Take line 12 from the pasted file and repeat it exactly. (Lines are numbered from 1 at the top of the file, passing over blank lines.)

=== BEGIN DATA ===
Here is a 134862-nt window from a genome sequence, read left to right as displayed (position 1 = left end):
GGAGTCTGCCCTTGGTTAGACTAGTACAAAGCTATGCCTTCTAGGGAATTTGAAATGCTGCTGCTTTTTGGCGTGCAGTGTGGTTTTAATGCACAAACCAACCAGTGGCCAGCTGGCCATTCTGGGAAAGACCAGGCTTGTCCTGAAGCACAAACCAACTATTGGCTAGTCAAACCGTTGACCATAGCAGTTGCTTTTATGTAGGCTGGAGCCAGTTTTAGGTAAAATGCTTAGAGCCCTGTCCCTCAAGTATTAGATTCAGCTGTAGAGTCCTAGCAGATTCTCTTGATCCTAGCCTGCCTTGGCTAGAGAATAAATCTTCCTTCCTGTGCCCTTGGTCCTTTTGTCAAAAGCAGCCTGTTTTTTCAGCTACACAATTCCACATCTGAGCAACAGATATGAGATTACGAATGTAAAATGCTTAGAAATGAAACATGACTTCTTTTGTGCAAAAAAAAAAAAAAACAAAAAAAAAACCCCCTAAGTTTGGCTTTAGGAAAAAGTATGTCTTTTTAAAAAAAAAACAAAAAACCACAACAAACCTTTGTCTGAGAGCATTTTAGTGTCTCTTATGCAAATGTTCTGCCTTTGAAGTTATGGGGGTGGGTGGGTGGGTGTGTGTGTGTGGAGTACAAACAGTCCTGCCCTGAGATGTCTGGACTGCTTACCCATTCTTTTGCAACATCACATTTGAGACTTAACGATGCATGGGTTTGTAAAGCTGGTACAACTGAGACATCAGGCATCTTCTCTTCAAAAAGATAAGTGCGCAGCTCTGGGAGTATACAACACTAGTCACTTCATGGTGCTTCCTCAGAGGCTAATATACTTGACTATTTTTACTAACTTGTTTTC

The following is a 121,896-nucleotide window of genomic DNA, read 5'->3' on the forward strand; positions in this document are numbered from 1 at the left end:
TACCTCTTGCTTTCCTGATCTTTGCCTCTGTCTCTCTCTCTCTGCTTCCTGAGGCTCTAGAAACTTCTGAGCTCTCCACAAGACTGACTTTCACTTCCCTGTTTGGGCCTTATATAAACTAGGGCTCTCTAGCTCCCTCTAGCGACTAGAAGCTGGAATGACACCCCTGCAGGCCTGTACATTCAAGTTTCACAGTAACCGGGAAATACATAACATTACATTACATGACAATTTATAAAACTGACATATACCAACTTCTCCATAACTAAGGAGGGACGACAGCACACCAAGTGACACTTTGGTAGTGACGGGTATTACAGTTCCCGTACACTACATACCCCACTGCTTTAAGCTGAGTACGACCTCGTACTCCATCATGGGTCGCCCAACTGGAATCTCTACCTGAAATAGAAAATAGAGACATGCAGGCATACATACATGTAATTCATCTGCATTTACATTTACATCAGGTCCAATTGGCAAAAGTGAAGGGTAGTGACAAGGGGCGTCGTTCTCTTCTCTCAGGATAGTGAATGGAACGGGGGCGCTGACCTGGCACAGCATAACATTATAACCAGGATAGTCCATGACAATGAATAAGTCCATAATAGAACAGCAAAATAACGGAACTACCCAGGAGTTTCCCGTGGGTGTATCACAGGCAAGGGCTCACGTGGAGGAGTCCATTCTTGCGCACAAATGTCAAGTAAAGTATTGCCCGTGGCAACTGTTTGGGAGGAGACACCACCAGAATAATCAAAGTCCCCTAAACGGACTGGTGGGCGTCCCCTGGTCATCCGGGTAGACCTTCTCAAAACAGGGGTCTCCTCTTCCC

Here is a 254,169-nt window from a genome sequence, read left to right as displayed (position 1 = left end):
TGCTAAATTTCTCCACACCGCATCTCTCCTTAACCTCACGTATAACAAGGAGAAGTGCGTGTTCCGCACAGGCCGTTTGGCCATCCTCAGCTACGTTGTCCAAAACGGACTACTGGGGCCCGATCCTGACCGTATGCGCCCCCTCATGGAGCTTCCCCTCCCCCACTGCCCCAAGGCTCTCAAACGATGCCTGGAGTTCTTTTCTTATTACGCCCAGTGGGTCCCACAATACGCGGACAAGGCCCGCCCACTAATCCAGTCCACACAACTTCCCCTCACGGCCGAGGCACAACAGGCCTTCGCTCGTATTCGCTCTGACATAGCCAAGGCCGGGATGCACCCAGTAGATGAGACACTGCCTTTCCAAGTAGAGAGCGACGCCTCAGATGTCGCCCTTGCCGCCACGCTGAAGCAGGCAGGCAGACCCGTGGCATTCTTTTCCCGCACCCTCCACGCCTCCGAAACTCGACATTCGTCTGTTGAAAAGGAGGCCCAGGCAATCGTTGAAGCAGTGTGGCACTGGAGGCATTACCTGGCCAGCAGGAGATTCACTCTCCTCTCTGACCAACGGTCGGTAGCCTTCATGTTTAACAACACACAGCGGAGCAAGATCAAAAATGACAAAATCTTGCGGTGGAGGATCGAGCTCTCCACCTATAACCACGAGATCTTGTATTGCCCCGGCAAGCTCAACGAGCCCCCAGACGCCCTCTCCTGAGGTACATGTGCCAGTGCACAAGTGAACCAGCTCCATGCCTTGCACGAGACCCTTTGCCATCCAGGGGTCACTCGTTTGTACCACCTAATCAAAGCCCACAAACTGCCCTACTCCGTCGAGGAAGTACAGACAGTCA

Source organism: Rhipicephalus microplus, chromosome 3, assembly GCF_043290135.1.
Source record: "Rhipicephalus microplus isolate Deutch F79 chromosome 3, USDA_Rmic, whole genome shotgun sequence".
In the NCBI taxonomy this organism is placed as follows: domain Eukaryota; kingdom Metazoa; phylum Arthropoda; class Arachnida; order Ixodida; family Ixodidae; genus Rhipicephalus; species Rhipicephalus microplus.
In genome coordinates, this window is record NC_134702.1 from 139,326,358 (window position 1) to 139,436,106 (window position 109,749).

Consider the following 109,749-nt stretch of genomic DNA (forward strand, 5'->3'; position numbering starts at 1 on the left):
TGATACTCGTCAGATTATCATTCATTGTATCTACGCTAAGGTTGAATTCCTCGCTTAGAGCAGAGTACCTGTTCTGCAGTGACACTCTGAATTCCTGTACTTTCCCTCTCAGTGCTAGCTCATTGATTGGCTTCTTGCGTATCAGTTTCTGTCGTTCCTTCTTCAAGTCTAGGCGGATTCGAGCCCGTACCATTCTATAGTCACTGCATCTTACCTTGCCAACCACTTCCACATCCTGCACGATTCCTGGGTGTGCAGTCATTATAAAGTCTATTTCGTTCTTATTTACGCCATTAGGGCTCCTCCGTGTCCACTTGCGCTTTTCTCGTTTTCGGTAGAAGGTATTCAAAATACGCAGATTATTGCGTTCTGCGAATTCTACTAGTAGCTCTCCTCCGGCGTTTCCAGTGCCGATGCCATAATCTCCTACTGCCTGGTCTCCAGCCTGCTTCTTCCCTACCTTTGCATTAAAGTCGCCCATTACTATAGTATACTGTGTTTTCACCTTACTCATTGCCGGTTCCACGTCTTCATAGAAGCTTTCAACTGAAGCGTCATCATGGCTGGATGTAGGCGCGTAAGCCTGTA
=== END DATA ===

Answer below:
TGATACTCGTCAGATTATCATTCATTGTATCTACGCTAAGGTTGAATTCCTCGCTTAGAGCAGAGTACCTGTTCTGCAGTGACACTCTGAATTCCTGTACTTTCCCTCTCAGTGCTAGCTCATTGATTGGCTTCTTGCGTATCAGTTTCTGTCGTTCCTTCTTCAAGTCTAGGCGGATTCGAGCCCGTACCATTCTATAGTCACTGCATCTTACCTTGCCAACCACTTCCACATCCTGCACGATTCCTGGGTGTGCAGTCATTATAAAGTCTATTTCGTTCTTATTTACGCCATTAGGGCTCCTCCGTGTCCACTTGCGCTTTTCTCGTTTTCGGTAGAAGGTATTCAAAATACGCAGATTATTGCGTTCTGCGAATTCTACTAGTAGCTCTCCTCCGGCGTTTCCAGTGCCGATGCCATAATCTCCTACTGCCTGGTCTCCAGCCTGCTTCTTCCCTACCTTTGCATTAAAGTCGCCCATTACTATAGTATACTGTGTTTTCACCTTACTCATTGCCGGTTCCACGTCTTCATAGAAGCTTTCAACTGAAGCGTCATCATGGCTGGATGTAGGCGCGTAAGCCTGTA